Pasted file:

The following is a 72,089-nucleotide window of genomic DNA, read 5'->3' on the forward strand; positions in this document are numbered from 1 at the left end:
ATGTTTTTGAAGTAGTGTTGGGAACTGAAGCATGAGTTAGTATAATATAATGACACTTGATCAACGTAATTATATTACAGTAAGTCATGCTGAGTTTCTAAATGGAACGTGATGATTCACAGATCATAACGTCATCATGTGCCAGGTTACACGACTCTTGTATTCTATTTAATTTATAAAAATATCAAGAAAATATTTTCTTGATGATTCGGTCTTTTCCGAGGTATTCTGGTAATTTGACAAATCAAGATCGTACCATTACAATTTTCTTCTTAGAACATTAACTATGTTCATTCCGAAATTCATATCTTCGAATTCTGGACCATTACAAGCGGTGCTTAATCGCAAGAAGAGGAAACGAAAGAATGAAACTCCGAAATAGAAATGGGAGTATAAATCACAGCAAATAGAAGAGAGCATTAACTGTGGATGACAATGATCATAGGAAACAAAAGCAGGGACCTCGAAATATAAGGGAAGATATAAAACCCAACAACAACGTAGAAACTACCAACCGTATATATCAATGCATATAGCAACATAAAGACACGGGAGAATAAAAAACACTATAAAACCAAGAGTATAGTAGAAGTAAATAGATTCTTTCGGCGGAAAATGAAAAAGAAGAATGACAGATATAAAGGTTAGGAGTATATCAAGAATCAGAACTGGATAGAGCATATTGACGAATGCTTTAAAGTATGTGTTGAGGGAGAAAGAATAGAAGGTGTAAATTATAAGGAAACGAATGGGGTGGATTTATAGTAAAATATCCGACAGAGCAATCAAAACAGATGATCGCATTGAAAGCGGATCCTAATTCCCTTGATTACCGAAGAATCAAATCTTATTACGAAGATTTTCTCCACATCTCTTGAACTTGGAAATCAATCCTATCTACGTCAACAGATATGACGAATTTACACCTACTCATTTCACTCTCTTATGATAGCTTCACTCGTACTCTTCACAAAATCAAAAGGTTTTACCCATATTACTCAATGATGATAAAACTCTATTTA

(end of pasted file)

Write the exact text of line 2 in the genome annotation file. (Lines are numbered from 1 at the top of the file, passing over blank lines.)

ATGTTTTTGAAGTAGTGTTGGGAACTGAAGCATGAGTTAGTATAATATAATGACACTTGATCAACGTAATTATATTACAGTAAGTCATGCTGAGTTTCTAAATGGAACGTGATGATTCACAGATCATAACGTCATCATGTGCCAGGTTACACGACTCTTGTATTCTATTTAATTTATAAAAATATCAAGAAAATATTTTCTTGATGATTCGGTCTTTTCCGAGGTATTCTGGTAATTTGACAAATCAAGATCGTACCATTACAATTTTCTTCTTAGAACATTAACTATGTTCATTCCGAAATTCATATCTTCGAATTCTGGACCATTACAAGCGGTGCTTAATCGCAAGAAGAGGAAACGAAAGAATGAAACTCCGAAATAGAAATGGGAGTATAAATCACAGCAAATAGAAGAGAGCATTAACTGTGGATGACAATGATCATAGGAAACAAAAGCAGGGACCTCGAAATATAAGGGAAGATATAAAACCCAACAACAACGTAGAAACTACCAACCGTATATATCAATGCATATAGCAACATAAAGACACGGGAGAATAAAAAACACTATAAAACCAAGAGTATAGTAGAAGTAAATAGATTCTTTCGGCGGAAAATGAAAAAGAAGAATGACAGATATAAAGGTTAGGAGTATATCAAGAATCAGAACTGGATAGAGCATATTGACGAATGCTTTAAAGTATGTGTTGAGGGAGAAAGAATAGAAGGTGTAAATTATAAGGAAACGAATGGGGTGGATTTATAGTAAAATATCCGACAGAGCAATCAAAACAGATGATCGCATTGAAAGCGGATCCTAATTCCCTTGATTACCGAAGAATCAAATCTTATTACGAAGATTTTCTCCACATCTCTTGAACTTGGAAATCAATCCTATCTACGTCAACAGATATGACGAATTTACACCTACTCATTTCACTCTCTTATGATAGCTTCACTCGTACTCTTCACAAAATCAAAAGGTTTTACCCATATTACTCAATGATGATAAAACTCTATTTA